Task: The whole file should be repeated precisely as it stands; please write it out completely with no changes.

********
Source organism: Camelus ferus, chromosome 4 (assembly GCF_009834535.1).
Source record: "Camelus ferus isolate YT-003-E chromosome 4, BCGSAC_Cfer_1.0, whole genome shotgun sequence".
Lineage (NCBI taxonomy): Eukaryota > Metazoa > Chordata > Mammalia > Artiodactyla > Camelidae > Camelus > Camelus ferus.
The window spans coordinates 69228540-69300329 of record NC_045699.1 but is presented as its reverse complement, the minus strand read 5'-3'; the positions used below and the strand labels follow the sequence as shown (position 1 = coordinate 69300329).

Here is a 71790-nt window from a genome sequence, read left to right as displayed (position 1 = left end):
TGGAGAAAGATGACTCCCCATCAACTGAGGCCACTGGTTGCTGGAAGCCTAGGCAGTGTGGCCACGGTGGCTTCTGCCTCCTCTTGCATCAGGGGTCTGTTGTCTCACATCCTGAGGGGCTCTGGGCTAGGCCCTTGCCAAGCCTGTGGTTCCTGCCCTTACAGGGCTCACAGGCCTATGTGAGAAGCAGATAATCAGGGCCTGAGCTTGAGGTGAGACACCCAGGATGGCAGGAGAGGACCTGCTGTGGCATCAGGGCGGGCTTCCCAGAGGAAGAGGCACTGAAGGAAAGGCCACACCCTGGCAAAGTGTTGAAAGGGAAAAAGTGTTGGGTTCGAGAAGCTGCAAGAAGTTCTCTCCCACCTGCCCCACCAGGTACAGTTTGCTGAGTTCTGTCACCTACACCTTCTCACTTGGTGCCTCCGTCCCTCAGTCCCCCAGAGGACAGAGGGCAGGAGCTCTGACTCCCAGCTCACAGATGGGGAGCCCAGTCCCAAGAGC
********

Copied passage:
Source organism: Camelus ferus, chromosome 4 (assembly GCF_009834535.1).
Source record: "Camelus ferus isolate YT-003-E chromosome 4, BCGSAC_Cfer_1.0, whole genome shotgun sequence".
Lineage (NCBI taxonomy): Eukaryota > Metazoa > Chordata > Mammalia > Artiodactyla > Camelidae > Camelus > Camelus ferus.
The window spans coordinates 69228540-69300329 of record NC_045699.1 but is presented as its reverse complement, the minus strand read 5'-3'; the positions used below and the strand labels follow the sequence as shown (position 1 = coordinate 69300329).

Here is a 71790-nt window from a genome sequence, read left to right as displayed (position 1 = left end):
TGGAGAAAGATGACTCCCCATCAACTGAGGCCACTGGTTGCTGGAAGCCTAGGCAGTGTGGCCACGGTGGCTTCTGCCTCCTCTTGCATCAGGGGTCTGTTGTCTCACATCCTGAGGGGCTCTGGGCTAGGCCCTTGCCAAGCCTGTGGTTCCTGCCCTTACAGGGCTCACAGGCCTATGTGAGAAGCAGATAATCAGGGCCTGAGCTTGAGGTGAGACACCCAGGATGGCAGGAGAGGACCTGCTGTGGCATCAGGGCGGGCTTCCCAGAGGAAGAGGCACTGAAGGAAAGGCCACACCCTGGCAAAGTGTTGAAAGGGAAAAAGTGTTGGGTTCGAGAAGCTGCAAGAAGTTCTCTCCCACCTGCCCCACCAGGTACAGTTTGCTGAGTTCTGTCACCTACACCTTCTCACTTGGTGCCTCCGTCCCTCAGTCCCCCAGAGGACAGAGGGCAGGAGCTCTGACTCCCAGCTCACAGATGGGGAGCCCAGTCCCAAGAGC